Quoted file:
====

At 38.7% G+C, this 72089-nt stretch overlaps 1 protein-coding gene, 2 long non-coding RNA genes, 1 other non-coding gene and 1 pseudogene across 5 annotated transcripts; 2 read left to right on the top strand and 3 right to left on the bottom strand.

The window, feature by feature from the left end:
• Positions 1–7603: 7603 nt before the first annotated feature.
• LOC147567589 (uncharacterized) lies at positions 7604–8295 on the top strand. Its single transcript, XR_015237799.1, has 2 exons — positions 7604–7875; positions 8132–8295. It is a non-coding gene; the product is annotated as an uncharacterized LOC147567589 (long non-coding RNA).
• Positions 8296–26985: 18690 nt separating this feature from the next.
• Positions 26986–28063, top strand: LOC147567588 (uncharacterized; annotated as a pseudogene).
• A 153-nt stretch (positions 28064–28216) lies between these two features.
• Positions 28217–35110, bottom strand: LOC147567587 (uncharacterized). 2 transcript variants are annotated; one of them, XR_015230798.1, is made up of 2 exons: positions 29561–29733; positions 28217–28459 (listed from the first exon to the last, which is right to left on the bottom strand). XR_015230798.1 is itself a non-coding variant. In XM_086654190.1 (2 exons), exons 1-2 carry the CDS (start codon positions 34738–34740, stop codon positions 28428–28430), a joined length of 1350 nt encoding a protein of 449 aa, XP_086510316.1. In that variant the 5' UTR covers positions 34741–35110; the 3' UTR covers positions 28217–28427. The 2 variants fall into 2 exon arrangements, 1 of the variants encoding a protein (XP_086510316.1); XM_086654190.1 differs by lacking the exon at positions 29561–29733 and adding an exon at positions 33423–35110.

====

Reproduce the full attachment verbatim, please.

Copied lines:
At 38.7% G+C, this 72089-nt stretch overlaps 1 protein-coding gene, 2 long non-coding RNA genes, 1 other non-coding gene and 1 pseudogene across 5 annotated transcripts; 2 read left to right on the top strand and 3 right to left on the bottom strand.

The window, feature by feature from the left end:
• Positions 1–7603: 7603 nt before the first annotated feature.
• LOC147567589 (uncharacterized) lies at positions 7604–8295 on the top strand. Its single transcript, XR_015237799.1, has 2 exons — positions 7604–7875; positions 8132–8295. It is a non-coding gene; the product is annotated as an uncharacterized LOC147567589 (long non-coding RNA).
• Positions 8296–26985: 18690 nt separating this feature from the next.
• Positions 26986–28063, top strand: LOC147567588 (uncharacterized; annotated as a pseudogene).
• A 153-nt stretch (positions 28064–28216) lies between these two features.
• Positions 28217–35110, bottom strand: LOC147567587 (uncharacterized). 2 transcript variants are annotated; one of them, XR_015230798.1, is made up of 2 exons: positions 29561–29733; positions 28217–28459 (listed from the first exon to the last, which is right to left on the bottom strand). XR_015230798.1 is itself a non-coding variant. In XM_086654190.1 (2 exons), exons 1-2 carry the CDS (start codon positions 34738–34740, stop codon positions 28428–28430), a joined length of 1350 nt encoding a protein of 449 aa, XP_086510316.1. In that variant the 5' UTR covers positions 34741–35110; the 3' UTR covers positions 28217–28427. The 2 variants fall into 2 exon arrangements, 1 of the variants encoding a protein (XP_086510316.1); XM_086654190.1 differs by lacking the exon at positions 29561–29733 and adding an exon at positions 33423–35110.